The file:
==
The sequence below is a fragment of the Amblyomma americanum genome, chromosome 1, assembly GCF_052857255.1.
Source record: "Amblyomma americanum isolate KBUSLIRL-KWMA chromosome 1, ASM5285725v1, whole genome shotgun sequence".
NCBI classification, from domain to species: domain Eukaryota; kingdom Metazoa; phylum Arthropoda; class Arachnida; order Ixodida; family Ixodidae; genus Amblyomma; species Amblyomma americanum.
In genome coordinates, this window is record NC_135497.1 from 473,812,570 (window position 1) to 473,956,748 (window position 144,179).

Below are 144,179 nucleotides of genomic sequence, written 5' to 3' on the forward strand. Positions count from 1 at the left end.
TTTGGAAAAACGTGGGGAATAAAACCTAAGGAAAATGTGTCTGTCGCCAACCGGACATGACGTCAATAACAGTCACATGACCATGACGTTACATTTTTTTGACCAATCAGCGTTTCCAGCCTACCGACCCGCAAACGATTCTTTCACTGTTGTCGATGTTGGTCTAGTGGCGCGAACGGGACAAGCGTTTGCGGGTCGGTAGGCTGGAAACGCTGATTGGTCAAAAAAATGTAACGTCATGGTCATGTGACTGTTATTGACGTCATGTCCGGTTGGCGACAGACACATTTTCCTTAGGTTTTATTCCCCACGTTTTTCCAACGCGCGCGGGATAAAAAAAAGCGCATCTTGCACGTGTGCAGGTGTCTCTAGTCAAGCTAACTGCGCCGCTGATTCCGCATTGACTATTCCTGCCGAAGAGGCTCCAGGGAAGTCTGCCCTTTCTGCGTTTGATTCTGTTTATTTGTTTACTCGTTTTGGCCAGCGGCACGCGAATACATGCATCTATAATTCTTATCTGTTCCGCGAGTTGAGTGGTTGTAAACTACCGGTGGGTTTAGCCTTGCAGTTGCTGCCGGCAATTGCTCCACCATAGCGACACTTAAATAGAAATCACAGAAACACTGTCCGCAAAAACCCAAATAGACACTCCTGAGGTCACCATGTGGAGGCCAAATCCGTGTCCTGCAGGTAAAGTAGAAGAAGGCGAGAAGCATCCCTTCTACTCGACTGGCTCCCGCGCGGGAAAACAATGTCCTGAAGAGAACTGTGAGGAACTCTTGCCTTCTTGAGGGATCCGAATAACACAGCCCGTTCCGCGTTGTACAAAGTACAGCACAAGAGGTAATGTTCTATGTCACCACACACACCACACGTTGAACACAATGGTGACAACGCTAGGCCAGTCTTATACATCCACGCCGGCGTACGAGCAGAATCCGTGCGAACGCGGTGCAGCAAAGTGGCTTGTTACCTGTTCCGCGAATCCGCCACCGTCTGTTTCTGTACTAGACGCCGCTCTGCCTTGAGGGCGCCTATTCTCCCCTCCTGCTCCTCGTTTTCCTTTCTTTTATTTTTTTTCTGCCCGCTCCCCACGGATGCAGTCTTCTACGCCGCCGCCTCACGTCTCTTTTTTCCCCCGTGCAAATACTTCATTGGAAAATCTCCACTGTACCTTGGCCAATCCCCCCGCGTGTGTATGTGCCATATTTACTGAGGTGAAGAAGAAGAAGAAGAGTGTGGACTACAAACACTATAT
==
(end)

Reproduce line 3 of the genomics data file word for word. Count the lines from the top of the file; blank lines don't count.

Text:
NCBI classification, from domain to species: domain Eukaryota; kingdom Metazoa; phylum Arthropoda; class Arachnida; order Ixodida; family Ixodidae; genus Amblyomma; species Amblyomma americanum.